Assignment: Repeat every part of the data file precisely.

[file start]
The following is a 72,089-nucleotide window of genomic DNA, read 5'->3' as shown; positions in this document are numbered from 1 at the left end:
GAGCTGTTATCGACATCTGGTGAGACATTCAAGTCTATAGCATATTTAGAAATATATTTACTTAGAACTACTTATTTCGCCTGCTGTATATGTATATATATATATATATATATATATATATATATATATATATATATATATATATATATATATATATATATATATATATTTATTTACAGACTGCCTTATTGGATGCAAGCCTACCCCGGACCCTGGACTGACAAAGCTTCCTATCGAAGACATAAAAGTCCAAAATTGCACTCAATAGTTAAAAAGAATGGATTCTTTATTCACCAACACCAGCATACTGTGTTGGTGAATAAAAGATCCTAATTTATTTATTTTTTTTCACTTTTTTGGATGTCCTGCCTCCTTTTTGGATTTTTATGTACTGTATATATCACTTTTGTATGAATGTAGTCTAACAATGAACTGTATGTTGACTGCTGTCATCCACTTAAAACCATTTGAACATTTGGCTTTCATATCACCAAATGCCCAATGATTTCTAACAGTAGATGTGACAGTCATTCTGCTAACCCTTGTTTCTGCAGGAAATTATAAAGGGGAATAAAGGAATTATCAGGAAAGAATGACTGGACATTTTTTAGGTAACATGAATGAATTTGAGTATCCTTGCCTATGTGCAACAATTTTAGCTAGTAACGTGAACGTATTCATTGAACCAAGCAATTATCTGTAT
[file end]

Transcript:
The following is a 72,089-nucleotide window of genomic DNA, read 5'->3' as shown; positions in this document are numbered from 1 at the left end:
GAGCTGTTATCGACATCTGGTGAGACATTCAAGTCTATAGCATATTTAGAAATATATTTACTTAGAACTACTTATTTCGCCTGCTGTATATGTATATATATATATATATATATATATATATATATATATATATATATATATATATATATATATATATATATATATATATTTATTTACAGACTGCCTTATTGGATGCAAGCCTACCCCGGACCCTGGACTGACAAAGCTTCCTATCGAAGACATAAAAGTCCAAAATTGCACTCAATAGTTAAAAAGAATGGATTCTTTATTCACCAACACCAGCATACTGTGTTGGTGAATAAAAGATCCTAATTTATTTATTTTTTTTCACTTTTTTGGATGTCCTGCCTCCTTTTTGGATTTTTATGTACTGTATATATCACTTTTGTATGAATGTAGTCTAACAATGAACTGTATGTTGACTGCTGTCATCCACTTAAAACCATTTGAACATTTGGCTTTCATATCACCAAATGCCCAATGATTTCTAACAGTAGATGTGACAGTCATTCTGCTAACCCTTGTTTCTGCAGGAAATTATAAAGGGGAATAAAGGAATTATCAGGAAAGAATGACTGGACATTTTTTAGGTAACATGAATGAATTTGAGTATCCTTGCCTATGTGCAACAATTTTAGCTAGTAACGTGAACGTATTCATTGAACCAAGCAATTATCTGTAT